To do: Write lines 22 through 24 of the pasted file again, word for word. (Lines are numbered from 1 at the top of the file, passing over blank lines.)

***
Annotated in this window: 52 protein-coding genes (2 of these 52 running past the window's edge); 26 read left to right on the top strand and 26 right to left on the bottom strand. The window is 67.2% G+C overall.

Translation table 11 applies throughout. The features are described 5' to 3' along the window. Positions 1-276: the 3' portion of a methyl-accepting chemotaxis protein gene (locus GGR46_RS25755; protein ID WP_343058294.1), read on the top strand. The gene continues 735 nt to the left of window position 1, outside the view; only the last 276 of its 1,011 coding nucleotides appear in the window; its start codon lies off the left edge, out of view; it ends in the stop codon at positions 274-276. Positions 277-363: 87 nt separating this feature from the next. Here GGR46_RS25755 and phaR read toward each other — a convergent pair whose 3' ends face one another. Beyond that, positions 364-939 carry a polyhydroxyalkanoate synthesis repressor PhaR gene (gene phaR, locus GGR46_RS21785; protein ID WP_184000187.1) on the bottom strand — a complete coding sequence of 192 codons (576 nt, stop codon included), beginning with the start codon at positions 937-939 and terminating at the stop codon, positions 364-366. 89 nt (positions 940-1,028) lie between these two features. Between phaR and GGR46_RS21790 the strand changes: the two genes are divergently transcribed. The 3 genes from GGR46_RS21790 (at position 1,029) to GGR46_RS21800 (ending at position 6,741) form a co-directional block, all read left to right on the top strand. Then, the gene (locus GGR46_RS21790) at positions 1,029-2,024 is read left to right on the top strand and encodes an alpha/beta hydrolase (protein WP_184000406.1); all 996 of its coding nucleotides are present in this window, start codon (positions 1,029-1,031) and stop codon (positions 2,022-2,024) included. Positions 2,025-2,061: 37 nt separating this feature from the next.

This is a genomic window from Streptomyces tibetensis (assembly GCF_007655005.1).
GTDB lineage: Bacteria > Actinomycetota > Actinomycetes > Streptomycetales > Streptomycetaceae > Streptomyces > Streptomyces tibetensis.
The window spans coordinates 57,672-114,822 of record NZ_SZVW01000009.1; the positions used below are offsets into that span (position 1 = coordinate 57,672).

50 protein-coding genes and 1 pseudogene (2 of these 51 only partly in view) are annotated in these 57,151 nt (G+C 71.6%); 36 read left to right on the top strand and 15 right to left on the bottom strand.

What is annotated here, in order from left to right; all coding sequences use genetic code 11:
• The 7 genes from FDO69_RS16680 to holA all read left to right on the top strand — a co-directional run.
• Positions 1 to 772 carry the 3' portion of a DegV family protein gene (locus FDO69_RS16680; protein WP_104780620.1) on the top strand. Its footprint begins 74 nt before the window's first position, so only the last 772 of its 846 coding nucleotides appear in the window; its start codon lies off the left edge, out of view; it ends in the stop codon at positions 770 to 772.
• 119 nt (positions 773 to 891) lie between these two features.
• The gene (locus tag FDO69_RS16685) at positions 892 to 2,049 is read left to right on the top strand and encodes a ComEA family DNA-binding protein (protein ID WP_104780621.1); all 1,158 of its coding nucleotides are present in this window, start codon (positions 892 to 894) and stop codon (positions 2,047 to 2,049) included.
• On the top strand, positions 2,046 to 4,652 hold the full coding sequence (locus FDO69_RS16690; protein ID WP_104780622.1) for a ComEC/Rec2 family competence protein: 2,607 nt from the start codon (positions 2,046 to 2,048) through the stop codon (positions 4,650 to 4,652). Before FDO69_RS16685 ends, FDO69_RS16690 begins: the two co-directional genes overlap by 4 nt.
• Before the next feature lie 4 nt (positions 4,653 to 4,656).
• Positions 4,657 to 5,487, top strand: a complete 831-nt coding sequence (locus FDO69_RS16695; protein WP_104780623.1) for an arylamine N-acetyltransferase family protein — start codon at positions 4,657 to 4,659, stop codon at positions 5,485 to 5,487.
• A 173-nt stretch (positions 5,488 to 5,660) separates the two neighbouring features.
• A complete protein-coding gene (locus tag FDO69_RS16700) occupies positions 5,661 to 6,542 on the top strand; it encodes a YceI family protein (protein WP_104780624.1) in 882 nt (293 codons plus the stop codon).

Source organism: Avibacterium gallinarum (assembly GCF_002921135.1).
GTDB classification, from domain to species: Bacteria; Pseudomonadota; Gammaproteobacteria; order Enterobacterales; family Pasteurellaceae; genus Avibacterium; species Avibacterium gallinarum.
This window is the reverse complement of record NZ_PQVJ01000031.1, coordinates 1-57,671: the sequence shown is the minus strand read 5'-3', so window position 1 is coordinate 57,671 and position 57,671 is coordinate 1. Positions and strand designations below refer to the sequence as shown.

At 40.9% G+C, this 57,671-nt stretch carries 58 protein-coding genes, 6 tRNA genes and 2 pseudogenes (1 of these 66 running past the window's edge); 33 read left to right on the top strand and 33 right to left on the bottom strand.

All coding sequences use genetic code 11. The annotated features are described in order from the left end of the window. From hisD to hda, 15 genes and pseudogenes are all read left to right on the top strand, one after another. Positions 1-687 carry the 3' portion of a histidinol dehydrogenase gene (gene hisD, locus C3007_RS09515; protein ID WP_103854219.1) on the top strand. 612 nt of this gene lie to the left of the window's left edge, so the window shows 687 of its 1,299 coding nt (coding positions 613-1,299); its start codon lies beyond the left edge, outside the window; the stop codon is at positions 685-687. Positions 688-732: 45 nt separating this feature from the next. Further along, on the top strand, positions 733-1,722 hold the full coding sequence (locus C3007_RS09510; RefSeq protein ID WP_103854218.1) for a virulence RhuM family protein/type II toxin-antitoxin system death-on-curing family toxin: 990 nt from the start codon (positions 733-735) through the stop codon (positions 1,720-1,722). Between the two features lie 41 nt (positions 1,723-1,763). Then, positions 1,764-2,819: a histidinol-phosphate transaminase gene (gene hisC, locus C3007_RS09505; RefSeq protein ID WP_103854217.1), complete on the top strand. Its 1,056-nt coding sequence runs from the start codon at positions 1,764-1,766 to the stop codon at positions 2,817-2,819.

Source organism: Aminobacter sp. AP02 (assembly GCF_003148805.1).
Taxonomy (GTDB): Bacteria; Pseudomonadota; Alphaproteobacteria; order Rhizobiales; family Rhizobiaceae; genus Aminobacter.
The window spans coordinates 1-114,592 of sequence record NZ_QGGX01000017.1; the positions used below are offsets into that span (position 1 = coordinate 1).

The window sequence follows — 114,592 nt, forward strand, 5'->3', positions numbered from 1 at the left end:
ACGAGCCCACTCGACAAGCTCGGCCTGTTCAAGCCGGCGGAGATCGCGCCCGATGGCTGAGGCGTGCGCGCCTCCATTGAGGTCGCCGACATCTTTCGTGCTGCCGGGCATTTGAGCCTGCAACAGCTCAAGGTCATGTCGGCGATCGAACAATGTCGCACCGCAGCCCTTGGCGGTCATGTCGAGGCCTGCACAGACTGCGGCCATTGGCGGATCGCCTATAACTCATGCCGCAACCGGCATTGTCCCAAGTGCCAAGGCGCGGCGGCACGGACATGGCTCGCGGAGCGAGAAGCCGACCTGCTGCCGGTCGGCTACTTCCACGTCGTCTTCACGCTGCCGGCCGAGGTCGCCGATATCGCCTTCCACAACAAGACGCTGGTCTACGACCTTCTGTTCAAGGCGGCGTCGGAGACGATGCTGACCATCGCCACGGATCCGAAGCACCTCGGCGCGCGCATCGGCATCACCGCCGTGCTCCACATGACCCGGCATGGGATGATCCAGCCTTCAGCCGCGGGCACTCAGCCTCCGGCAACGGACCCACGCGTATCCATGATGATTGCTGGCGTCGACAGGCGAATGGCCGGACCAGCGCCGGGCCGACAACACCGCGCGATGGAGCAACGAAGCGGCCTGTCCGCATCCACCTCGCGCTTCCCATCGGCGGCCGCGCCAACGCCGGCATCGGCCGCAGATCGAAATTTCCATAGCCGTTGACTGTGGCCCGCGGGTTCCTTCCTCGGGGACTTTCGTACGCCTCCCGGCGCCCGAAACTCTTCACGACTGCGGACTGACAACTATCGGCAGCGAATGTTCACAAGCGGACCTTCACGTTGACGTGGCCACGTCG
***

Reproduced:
Source organism: Aminobacter sp. AP02 (assembly GCF_003148805.1).
Taxonomy (GTDB): Bacteria; Pseudomonadota; Alphaproteobacteria; order Rhizobiales; family Rhizobiaceae; genus Aminobacter.
The window spans coordinates 1-114,592 of sequence record NZ_QGGX01000017.1; the positions used below are offsets into that span (position 1 = coordinate 1).